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- The View »
While the snow gives everyone an excuse to sit tight and bunker down, this, fortuitously, happens to be a bumper week for staying in and listening to future pop / disgustingly good hip-hop collaborations. One might even be tempted to call it ‘blinding’ were it not for the fact that this is not Pete Tong’s Essential Mix or, at least last time I checked, 1995.
SINGLE OF THE WEEK!
N.A.S.A. 'Whatchadoin’' feat. Spank Rock, M.I.A & Santogold / 'Money' - Feat. David Byrne & Chuck D (Anti)
Sam Spiegel (Squeak E. Clean) and Ze Gonzales (DJ Zegon)’s Brazilian funk-flavoured, super massive hip-hop extravaganza is every bit as good as you have heard, with lead single ‘Whatchadoin’ calling on the love-it-or-hate-it talents of pop’s first lady of whine, MIA. Starting out with some really rather wonderful telephone dialer stabs, this has about a thousand things going on - the very least of which is the glorious, blown-speaker bass zoning in and out of earshot. B-side ‘Money’ is even better, with Byrne sounding just as vital as any of the other younger or hipper hired hands and Chuck D shouting about how cash is like, really bad. Buy the 12” and get The Count’s ‘Money’ remix – a ridiculous riot of old-school house vocals, helium scratching and fidget silliness you may have heard on Hervé’s recent mixtape. Absolutely amazing, and that’s before they’ve even got round to the Kool Keith/Tom Waits one, in which Blues’ resident swamp monster manages to join the dots between himself and MF Doom. Really, that good. Listen here
Miike Snow 'Burial' (Benny Blanco Remix Feat. Neon Hitch) Free mp3 at RCRDLBL
Beginning with Justice-style doomy synths and some lines about Saturdays all being the same/life generally being a bit shit, this really takes off when Neon Hitch comes in, she sounding rather like Kate Bush might were she blessed with added Chinese vocal wobbles and a New York drawl. In any event, this manages to cram in whooshing, big-open-sky piano breakdowns and some very shiny Timberlaking, while at the same time pondering whether you should cry at your own funeral (quite some feat). Free from RCRD LBL here
The Constantines 'Our Age' (Arts & Crafts)
Toronto’s Constantines may have very nice t-shirts and be likened to The Clash, Fugazi and Nick Cave, but sadly, on ‘Our Age’, they sound like Bruce ‘Wal Mart’ Springsteen. Next!
James Yuill 'No Suprise' (Moshi Moshi)
Quite apart from having a wonderful promotional photo in which Yuill looks very much like a missing member of the Look Around You cast (see lead image), Yuill’s masterstroke with this release is to fashion ‘No Surprise’ three ways, but still do each of them himself. So rather than being sent an unremarkable strum by a PR (but only liking the bonkers-o-clock Toddla T/Spank Rock/Joe Goddard remix), James gives us an ‘earth’ version – all stripped-back folkiness a la Adem, a ‘fire’ version – in which the song gets wrung through a squelchy 808 for full and current dancefloor appeal, AND a best-of-both album version – which errs on the side of synthy but combines the two. This is a very, very good idea - and moretothebloody point, a charming pop song.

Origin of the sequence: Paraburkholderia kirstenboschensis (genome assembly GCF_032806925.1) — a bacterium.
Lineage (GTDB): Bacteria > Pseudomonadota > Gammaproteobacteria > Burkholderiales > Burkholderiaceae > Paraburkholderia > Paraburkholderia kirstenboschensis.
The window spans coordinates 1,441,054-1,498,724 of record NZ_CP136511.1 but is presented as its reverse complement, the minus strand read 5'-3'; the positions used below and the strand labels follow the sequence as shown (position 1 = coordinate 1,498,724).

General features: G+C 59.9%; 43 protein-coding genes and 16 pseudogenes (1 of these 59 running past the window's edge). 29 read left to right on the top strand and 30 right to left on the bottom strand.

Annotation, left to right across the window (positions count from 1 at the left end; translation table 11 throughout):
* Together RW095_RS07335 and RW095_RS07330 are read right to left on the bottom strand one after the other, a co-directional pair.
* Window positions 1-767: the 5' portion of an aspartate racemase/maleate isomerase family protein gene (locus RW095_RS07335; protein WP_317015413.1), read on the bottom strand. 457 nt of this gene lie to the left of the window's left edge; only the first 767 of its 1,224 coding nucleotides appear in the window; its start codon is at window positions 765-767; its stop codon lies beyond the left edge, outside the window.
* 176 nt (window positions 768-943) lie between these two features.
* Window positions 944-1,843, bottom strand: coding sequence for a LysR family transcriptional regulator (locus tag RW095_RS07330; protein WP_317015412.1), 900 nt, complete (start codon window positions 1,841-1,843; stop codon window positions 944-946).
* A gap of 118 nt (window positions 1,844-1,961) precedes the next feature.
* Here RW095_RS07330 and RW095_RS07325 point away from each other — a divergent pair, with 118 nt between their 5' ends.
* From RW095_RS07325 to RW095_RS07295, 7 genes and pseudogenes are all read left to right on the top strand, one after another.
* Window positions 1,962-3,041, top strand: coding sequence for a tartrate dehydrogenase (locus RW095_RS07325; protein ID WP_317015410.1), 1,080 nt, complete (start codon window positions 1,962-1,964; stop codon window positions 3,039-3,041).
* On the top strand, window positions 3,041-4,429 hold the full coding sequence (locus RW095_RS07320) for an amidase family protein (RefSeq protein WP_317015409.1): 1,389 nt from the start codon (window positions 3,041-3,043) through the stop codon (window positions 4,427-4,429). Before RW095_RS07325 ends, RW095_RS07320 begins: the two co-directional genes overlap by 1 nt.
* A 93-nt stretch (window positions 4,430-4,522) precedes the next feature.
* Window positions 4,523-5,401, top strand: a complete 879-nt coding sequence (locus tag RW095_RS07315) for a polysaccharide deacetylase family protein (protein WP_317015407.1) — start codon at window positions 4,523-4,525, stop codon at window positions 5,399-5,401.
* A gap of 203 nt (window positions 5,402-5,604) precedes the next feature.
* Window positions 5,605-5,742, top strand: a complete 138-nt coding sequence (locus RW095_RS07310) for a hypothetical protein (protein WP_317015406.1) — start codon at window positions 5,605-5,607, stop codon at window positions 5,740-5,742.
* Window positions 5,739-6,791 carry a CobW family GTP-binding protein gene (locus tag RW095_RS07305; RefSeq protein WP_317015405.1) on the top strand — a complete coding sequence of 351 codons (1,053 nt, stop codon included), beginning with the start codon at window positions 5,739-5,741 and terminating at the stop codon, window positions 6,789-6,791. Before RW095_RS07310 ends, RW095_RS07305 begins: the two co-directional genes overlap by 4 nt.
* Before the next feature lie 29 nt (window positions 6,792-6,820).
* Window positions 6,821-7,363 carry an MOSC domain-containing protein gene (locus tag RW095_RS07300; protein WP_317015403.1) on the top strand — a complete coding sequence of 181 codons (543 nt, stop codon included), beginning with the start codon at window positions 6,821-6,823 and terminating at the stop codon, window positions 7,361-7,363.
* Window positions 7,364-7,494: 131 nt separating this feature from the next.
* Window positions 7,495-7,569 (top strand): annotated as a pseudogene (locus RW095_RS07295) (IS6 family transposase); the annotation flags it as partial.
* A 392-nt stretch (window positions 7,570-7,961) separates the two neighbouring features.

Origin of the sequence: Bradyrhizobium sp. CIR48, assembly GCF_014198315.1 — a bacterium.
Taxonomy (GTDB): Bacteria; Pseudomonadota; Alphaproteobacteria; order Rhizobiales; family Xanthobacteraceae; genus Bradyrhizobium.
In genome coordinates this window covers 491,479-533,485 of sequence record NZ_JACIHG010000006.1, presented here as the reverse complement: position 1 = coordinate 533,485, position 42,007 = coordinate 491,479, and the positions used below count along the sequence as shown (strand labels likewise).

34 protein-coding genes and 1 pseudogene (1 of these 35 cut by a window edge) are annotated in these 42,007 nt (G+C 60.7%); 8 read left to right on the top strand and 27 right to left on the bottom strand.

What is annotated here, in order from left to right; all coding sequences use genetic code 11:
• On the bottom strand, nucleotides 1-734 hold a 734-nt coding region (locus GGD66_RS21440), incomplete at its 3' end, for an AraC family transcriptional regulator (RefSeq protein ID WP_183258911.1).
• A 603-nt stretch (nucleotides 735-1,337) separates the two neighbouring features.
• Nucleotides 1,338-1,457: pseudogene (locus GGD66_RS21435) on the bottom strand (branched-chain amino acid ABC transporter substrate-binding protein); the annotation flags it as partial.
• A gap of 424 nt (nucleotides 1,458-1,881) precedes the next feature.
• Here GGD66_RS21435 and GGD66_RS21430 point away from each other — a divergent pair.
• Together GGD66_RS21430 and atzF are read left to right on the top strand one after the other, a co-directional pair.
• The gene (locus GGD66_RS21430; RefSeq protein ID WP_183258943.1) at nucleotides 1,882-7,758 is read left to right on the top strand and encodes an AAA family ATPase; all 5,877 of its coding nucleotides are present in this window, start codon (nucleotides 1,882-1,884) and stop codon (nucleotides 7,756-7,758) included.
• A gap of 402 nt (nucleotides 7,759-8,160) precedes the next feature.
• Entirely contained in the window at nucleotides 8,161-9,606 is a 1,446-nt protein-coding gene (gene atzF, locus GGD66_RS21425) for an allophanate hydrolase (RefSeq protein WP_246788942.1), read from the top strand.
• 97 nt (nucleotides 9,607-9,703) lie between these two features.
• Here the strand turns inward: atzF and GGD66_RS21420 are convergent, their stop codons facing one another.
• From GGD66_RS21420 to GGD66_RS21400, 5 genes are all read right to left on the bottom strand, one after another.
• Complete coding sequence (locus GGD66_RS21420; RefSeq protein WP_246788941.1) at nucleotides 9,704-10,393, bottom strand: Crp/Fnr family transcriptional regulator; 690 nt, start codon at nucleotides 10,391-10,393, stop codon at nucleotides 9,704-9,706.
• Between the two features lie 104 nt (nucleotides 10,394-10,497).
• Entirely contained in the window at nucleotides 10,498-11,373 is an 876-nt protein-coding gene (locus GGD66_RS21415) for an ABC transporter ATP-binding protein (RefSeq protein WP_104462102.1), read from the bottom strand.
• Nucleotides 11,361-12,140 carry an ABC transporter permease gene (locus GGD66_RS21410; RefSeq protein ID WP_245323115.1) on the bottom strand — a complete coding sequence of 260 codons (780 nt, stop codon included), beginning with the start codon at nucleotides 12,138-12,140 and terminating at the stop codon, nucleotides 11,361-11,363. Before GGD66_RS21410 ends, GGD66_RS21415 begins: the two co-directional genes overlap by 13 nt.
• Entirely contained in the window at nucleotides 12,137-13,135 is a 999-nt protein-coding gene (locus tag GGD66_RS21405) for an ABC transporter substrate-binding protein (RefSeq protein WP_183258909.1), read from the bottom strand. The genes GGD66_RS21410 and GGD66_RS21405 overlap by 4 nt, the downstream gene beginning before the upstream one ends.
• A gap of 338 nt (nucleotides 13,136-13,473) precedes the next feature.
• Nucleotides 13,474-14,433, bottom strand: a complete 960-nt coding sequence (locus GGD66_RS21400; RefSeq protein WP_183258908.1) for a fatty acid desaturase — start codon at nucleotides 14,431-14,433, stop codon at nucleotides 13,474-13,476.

Busta Rhimes (sic) Vs Justin Credible: The Remixes (Wholemeal)
Justin Credible (crazy name, crazy guy) releases not one, two or three but four remixes of Busta’s hits, despite seemingly not being able to spell his name correctly. Having never been a fan of Mr. Rhymes’ flow before now, this is still worth a mention for the re-rub of ‘Pour The Water On Em’ in which young Justin manipulates some very wobbly sub-bass as if by Theremin.
Cage the Elephant 'Back Against The Wall / False Skorpion' (Relentless)
If there was a prize for the genre we least need reviving this year, slap-bass riddled funk-rock would scoop all the rosettes hands down. All you need to know about this is that the Elephants have covered Pavement’s ‘False Scorpion’ on the b-side but added nothing – quite literally - to it. So let’s watch the original instead, while pondering quite how a quintet of lumbering, party-hearty meatheads expect us to buy their records when they cover ‘I Wanna Be Your Dog’ in a similarly depressing fashion.
Coldplay 'Life In Technicolour' (Parlophone)
Ooh, look everyone, it’s Coldplay, whose video is bearable precisely because Martin et al are not actually in it and have been replaced by puppets. DO YOU SEE? Helpfully, at the end of this video there’s another hint at just how seriously Coldplay take themselves, when a title card pops up written in hideously grand, self-important Times New Roman CAPITALS. Readers, even their fonts are pompous.
The View 'Shock Horror' (1965)
It seems vaguely unfair to talk about relevance, but it’s difficult to see what bands like The View have to offer in a coming year where baile funk, booty bass, fidget house and kuduro look set to be the most interesting - and crucially - most enjoyable musical developments. In any event, this call and response rock workout struggles by with some rather banal lyrics about making it to the top/being at the bottom (make your mind up, The View, we haven’t got all day). Styled to within an inch of their lives in the video, which also features a GCSE art project doll which is like - OMG - hanging by its neck, this is just the very thing for those who find The Enemy a bit too frightening.
Shana David 'Terminally Bourgeois' EP (Shrug)
In what must be the most ill advised and amusing packaging innovation of the week, this apparently comes wrapped in a sanitary towel disposal bag. And if that’s not quite oestrogen-y enough for you, do be warned that Ms David sounds like what you’d get if Bette Midler, the dottiest bits of Regina Spektor and Kate Nash had a chiptune keyboard baby. This wishes it was Kimya Dawson and is too kooky by half.
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